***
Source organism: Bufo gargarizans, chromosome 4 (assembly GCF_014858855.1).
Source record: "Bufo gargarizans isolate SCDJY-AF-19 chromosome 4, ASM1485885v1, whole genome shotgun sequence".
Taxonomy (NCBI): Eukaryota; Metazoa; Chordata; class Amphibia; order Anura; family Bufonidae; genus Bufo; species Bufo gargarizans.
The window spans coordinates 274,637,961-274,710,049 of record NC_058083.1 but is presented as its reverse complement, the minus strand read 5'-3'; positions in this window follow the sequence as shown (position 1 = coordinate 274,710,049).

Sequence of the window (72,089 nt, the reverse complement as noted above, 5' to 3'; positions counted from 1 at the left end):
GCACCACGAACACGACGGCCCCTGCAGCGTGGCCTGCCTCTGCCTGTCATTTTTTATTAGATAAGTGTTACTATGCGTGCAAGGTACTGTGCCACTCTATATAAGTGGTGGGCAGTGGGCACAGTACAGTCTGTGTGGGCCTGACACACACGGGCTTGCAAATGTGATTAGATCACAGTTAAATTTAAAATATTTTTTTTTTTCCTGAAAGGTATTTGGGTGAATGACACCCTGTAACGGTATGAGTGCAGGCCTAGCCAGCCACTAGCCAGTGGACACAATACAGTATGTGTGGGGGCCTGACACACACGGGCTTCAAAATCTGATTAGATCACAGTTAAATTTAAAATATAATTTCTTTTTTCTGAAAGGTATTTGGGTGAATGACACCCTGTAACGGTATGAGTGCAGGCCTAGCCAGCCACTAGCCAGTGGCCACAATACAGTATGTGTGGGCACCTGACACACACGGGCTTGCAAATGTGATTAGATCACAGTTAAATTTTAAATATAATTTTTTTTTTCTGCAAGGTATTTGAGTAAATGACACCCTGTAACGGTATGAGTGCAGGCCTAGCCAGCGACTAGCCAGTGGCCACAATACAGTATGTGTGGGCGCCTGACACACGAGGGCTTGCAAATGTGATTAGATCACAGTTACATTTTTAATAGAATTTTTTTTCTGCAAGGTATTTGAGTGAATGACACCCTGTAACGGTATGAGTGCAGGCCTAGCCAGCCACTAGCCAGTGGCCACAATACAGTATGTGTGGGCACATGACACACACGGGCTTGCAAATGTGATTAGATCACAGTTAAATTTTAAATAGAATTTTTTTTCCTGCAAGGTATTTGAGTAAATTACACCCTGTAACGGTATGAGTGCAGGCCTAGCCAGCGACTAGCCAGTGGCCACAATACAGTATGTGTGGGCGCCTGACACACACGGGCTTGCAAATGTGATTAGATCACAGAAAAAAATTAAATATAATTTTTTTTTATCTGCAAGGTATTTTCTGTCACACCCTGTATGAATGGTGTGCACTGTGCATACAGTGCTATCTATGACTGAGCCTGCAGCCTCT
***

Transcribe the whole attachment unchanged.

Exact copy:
Source organism: Bufo gargarizans, chromosome 4 (assembly GCF_014858855.1).
Source record: "Bufo gargarizans isolate SCDJY-AF-19 chromosome 4, ASM1485885v1, whole genome shotgun sequence".
Taxonomy (NCBI): Eukaryota; Metazoa; Chordata; class Amphibia; order Anura; family Bufonidae; genus Bufo; species Bufo gargarizans.
The window spans coordinates 274,637,961-274,710,049 of record NC_058083.1 but is presented as its reverse complement, the minus strand read 5'-3'; positions in this window follow the sequence as shown (position 1 = coordinate 274,710,049).

Sequence of the window (72,089 nt, the reverse complement as noted above, 5' to 3'; positions counted from 1 at the left end):
GCACCACGAACACGACGGCCCCTGCAGCGTGGCCTGCCTCTGCCTGTCATTTTTTATTAGATAAGTGTTACTATGCGTGCAAGGTACTGTGCCACTCTATATAAGTGGTGGGCAGTGGGCACAGTACAGTCTGTGTGGGCCTGACACACACGGGCTTGCAAATGTGATTAGATCACAGTTAAATTTAAAATATTTTTTTTTTTCCTGAAAGGTATTTGGGTGAATGACACCCTGTAACGGTATGAGTGCAGGCCTAGCCAGCCACTAGCCAGTGGACACAATACAGTATGTGTGGGGGCCTGACACACACGGGCTTCAAAATCTGATTAGATCACAGTTAAATTTAAAATATAATTTCTTTTTTCTGAAAGGTATTTGGGTGAATGACACCCTGTAACGGTATGAGTGCAGGCCTAGCCAGCCACTAGCCAGTGGCCACAATACAGTATGTGTGGGCACCTGACACACACGGGCTTGCAAATGTGATTAGATCACAGTTAAATTTTAAATATAATTTTTTTTTTCTGCAAGGTATTTGAGTAAATGACACCCTGTAACGGTATGAGTGCAGGCCTAGCCAGCGACTAGCCAGTGGCCACAATACAGTATGTGTGGGCGCCTGACACACGAGGGCTTGCAAATGTGATTAGATCACAGTTACATTTTTAATAGAATTTTTTTTCTGCAAGGTATTTGAGTGAATGACACCCTGTAACGGTATGAGTGCAGGCCTAGCCAGCCACTAGCCAGTGGCCACAATACAGTATGTGTGGGCACATGACACACACGGGCTTGCAAATGTGATTAGATCACAGTTAAATTTTAAATAGAATTTTTTTTCCTGCAAGGTATTTGAGTAAATTACACCCTGTAACGGTATGAGTGCAGGCCTAGCCAGCGACTAGCCAGTGGCCACAATACAGTATGTGTGGGCGCCTGACACACACGGGCTTGCAAATGTGATTAGATCACAGAAAAAAATTAAATATAATTTTTTTTTATCTGCAAGGTATTTTCTGTCACACCCTGTATGAATGGTGTGCACTGTGCATACAGTGCTATCTATGACTGAGCCTGCAGCCTCT